Rookie Linus Lundqvist is racing his first Indy 500 this weekend as well as just his second oval in the big cars. He will need to drive smart and keep it out of trouble to make it out of his inaugural 500 with a complete car. 

The Chevy power that Romain Grosjean has this year may be the better package. His two prior Indy 500s have been DNFs, so just making it to the end will be an accomplishment. But he’s shown a remarkable bravery in oval racing, so a top 10 is in the cards. 

The second rookie in this row, Tom Blomqvist, is making Indianapolis his first oval race ever. He will learn a lot in 500 miles in hopes of learning how to wear a winner’s wreath by day’s end.

Row 8

The Ed Carpenter Racing cars have been hit or miss in recent years at the 500. Rookie Christian Rasmussen‘s first year in IndyCar has not gone smoothly, and if his team makes mistakes he could be looking at a long day. Hopefully he sticks around to the finish. 

AJ Foyt’s two car operation has established a streak of back-to-back Indy 500s with fast cars. Unfortunately for their second year driver, Sting Ray Robb, he didn’t get a great qualifying draw and thus starts deep in the field. But he has the speed to work his way forward. 

Agustin Canapino is still learning this oval thing after jumping over from Turismo Carretera, Argentina’s highest level of stock car racing. But he could have a good finish if luck holds out on Sunday. 

Row 7

It’s such an oddity to put him here, but that’s how things sorted out. Scott Dixon is starting the deepest in his career at Indy and will have a lot of ground to make up. It’s more than likely the 2008 winner will go on an alternate strategy, make three less pit stops then everyone else and win his second Indy 500 by two laps. That can’t happen, right? Right?!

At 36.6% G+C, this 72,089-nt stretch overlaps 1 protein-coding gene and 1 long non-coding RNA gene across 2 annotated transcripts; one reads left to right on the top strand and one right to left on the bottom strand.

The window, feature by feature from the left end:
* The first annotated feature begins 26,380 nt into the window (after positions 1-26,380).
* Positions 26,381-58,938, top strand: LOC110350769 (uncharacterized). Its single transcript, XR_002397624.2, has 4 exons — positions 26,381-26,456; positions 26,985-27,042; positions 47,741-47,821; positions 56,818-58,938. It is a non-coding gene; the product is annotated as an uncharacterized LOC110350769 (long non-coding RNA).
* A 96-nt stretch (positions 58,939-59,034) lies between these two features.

And look who is right next to Dixon, only his long-time competitor and four-time Indy 500 winner Helio Castroneves. Hopefully those two wave before the green. The Brazilian’s “Drive for Five” will require a lot of work to get to the front, not to mention dislodging the rust from not racing since last year at WeatherTech Raceway Laguna Seca. 

Indy-only stalwart Marco Andretti has quietly had a promising month. He hasn’t appeared too frustrated with his car through practice. Maybe his luck will turn around. Or maybe the Andretti Curse at IMS will add another chapter to its already obscenely long history.

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Row 6